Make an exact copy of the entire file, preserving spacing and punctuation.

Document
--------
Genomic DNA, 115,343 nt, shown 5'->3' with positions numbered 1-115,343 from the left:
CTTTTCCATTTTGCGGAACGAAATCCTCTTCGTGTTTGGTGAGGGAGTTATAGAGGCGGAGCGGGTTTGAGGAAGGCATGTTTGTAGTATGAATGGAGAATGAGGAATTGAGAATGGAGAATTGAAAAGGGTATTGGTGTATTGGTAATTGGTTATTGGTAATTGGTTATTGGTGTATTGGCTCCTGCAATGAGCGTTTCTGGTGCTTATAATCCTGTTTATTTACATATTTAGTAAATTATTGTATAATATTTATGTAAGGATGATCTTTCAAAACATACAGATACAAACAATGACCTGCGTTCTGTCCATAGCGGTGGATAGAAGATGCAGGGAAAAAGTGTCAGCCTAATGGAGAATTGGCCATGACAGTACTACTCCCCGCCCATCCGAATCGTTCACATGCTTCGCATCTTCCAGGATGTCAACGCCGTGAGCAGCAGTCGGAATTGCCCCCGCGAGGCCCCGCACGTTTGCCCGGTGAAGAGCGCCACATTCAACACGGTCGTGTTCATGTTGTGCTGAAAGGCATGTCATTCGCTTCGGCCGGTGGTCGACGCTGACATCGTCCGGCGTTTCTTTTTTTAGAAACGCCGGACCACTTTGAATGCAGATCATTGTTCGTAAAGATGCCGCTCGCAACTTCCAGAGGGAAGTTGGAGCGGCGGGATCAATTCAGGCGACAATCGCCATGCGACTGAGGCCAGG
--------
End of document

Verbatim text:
Genomic DNA, 115,343 nt, shown 5'->3' with positions numbered 1-115,343 from the left:
CTTTTCCATTTTGCGGAACGAAATCCTCTTCGTGTTTGGTGAGGGAGTTATAGAGGCGGAGCGGGTTTGAGGAAGGCATGTTTGTAGTATGAATGGAGAATGAGGAATTGAGAATGGAGAATTGAAAAGGGTATTGGTGTATTGGTAATTGGTTATTGGTAATTGGTTATTGGTGTATTGGCTCCTGCAATGAGCGTTTCTGGTGCTTATAATCCTGTTTATTTACATATTTAGTAAATTATTGTATAATATTTATGTAAGGATGATCTTTCAAAACATACAGATACAAACAATGACCTGCGTTCTGTCCATAGCGGTGGATAGAAGATGCAGGGAAAAAGTGTCAGCCTAATGGAGAATTGGCCATGACAGTACTACTCCCCGCCCATCCGAATCGTTCACATGCTTCGCATCTTCCAGGATGTCAACGCCGTGAGCAGCAGTCGGAATTGCCCCCGCGAGGCCCCGCACGTTTGCCCGGTGAAGAGCGCCACATTCAACACGGTCGTGTTCATGTTGTGCTGAAAGGCATGTCATTCGCTTCGGCCGGTGGTCGACGCTGACATCGTCCGGCGTTTCTTTTTTTAGAAACGCCGGACCACTTTGAATGCAGATCATTGTTCGTAAAGATGCCGCTCGCAACTTCCAGAGGGAAGTTGGAGCGGCGGGATCAATTCAGGCGACAATCGCCATGCGACTGAGGCCAGG